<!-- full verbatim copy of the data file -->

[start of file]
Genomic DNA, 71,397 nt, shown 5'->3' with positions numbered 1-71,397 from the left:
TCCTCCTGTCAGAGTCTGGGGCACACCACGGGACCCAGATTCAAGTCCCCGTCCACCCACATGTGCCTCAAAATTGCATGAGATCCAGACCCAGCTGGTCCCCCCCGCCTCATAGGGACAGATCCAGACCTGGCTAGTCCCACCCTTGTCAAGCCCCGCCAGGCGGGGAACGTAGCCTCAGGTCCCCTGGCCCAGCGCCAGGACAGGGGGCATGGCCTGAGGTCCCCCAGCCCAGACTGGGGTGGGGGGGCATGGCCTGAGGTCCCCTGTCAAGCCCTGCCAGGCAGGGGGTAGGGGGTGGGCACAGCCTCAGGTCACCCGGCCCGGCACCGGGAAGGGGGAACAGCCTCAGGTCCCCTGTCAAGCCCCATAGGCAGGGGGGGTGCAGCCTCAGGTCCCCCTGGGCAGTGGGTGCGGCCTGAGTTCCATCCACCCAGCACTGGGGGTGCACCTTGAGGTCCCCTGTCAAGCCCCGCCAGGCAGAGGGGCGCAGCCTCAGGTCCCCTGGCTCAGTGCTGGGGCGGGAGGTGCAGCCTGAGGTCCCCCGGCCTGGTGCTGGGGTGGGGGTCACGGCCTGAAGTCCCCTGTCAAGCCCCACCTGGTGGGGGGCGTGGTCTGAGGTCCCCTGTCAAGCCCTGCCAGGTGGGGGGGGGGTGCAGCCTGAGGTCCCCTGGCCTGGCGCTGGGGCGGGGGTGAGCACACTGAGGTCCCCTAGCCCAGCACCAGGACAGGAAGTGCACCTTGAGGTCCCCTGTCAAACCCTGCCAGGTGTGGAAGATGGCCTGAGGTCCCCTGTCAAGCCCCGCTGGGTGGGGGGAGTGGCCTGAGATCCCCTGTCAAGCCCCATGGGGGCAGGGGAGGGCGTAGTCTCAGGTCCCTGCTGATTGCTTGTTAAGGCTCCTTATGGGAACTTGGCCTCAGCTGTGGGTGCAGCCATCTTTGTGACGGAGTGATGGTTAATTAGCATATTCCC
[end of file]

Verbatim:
Genomic DNA, 71,397 nt, shown 5'->3' with positions numbered 1-71,397 from the left:
TCCTCCTGTCAGAGTCTGGGGCACACCACGGGACCCAGATTCAAGTCCCCGTCCACCCACATGTGCCTCAAAATTGCATGAGATCCAGACCCAGCTGGTCCCCCCCGCCTCATAGGGACAGATCCAGACCTGGCTAGTCCCACCCTTGTCAAGCCCCGCCAGGCGGGGAACGTAGCCTCAGGTCCCCTGGCCCAGCGCCAGGACAGGGGGCATGGCCTGAGGTCCCCCAGCCCAGACTGGGGTGGGGGGGCATGGCCTGAGGTCCCCTGTCAAGCCCTGCCAGGCAGGGGGTAGGGGGTGGGCACAGCCTCAGGTCACCCGGCCCGGCACCGGGAAGGGGGAACAGCCTCAGGTCCCCTGTCAAGCCCCATAGGCAGGGGGGGTGCAGCCTCAGGTCCCCCTGGGCAGTGGGTGCGGCCTGAGTTCCATCCACCCAGCACTGGGGGTGCACCTTGAGGTCCCCTGTCAAGCCCCGCCAGGCAGAGGGGCGCAGCCTCAGGTCCCCTGGCTCAGTGCTGGGGCGGGAGGTGCAGCCTGAGGTCCCCCGGCCTGGTGCTGGGGTGGGGGTCACGGCCTGAAGTCCCCTGTCAAGCCCCACCTGGTGGGGGGCGTGGTCTGAGGTCCCCTGTCAAGCCCTGCCAGGTGGGGGGGGGGTGCAGCCTGAGGTCCCCTGGCCTGGCGCTGGGGCGGGGGTGAGCACACTGAGGTCCCCTAGCCCAGCACCAGGACAGGAAGTGCACCTTGAGGTCCCCTGTCAAACCCTGCCAGGTGTGGAAGATGGCCTGAGGTCCCCTGTCAAGCCCCGCTGGGTGGGGGGAGTGGCCTGAGATCCCCTGTCAAGCCCCATGGGGGCAGGGGAGGGCGTAGTCTCAGGTCCCTGCTGATTGCTTGTTAAGGCTCCTTATGGGAACTTGGCCTCAGCTGTGGGTGCAGCCATCTTTGTGACGGAGTGATGGTTAATTAGCATATTCCC